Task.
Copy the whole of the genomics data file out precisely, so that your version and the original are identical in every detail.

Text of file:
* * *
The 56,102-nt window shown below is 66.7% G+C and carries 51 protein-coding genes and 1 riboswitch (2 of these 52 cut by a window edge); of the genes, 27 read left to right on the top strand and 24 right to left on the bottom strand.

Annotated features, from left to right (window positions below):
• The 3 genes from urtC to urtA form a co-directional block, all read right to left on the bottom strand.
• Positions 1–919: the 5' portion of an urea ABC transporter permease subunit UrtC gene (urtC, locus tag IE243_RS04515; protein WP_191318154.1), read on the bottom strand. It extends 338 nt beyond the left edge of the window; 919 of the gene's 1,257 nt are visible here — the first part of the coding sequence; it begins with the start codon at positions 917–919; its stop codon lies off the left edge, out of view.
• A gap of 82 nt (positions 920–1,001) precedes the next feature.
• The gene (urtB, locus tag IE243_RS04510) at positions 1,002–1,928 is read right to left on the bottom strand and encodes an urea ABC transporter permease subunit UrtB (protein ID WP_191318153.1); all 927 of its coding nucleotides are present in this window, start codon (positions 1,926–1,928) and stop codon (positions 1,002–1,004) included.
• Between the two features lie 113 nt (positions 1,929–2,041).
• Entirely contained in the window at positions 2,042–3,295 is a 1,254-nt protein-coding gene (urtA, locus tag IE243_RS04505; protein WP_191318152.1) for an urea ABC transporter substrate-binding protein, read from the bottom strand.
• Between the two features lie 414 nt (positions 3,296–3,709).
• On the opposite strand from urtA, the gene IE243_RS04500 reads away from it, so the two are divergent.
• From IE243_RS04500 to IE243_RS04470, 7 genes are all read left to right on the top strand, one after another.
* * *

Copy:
The 56,102-nt window shown below is 66.7% G+C and carries 51 protein-coding genes and 1 riboswitch (2 of these 52 cut by a window edge); of the genes, 27 read left to right on the top strand and 24 right to left on the bottom strand.

Annotated features, from left to right (window positions below):
• The 3 genes from urtC to urtA form a co-directional block, all read right to left on the bottom strand.
• Positions 1–919: the 5' portion of an urea ABC transporter permease subunit UrtC gene (urtC, locus tag IE243_RS04515; protein WP_191318154.1), read on the bottom strand. It extends 338 nt beyond the left edge of the window; 919 of the gene's 1,257 nt are visible here — the first part of the coding sequence; it begins with the start codon at positions 917–919; its stop codon lies off the left edge, out of view.
• A gap of 82 nt (positions 920–1,001) precedes the next feature.
• The gene (urtB, locus tag IE243_RS04510) at positions 1,002–1,928 is read right to left on the bottom strand and encodes an urea ABC transporter permease subunit UrtB (protein ID WP_191318153.1); all 927 of its coding nucleotides are present in this window, start codon (positions 1,926–1,928) and stop codon (positions 1,002–1,004) included.
• Between the two features lie 113 nt (positions 1,929–2,041).
• Entirely contained in the window at positions 2,042–3,295 is a 1,254-nt protein-coding gene (urtA, locus tag IE243_RS04505; protein WP_191318152.1) for an urea ABC transporter substrate-binding protein, read from the bottom strand.
• Between the two features lie 414 nt (positions 3,296–3,709).
• On the opposite strand from urtA, the gene IE243_RS04500 reads away from it, so the two are divergent.
• From IE243_RS04500 to IE243_RS04470, 7 genes are all read left to right on the top strand, one after another.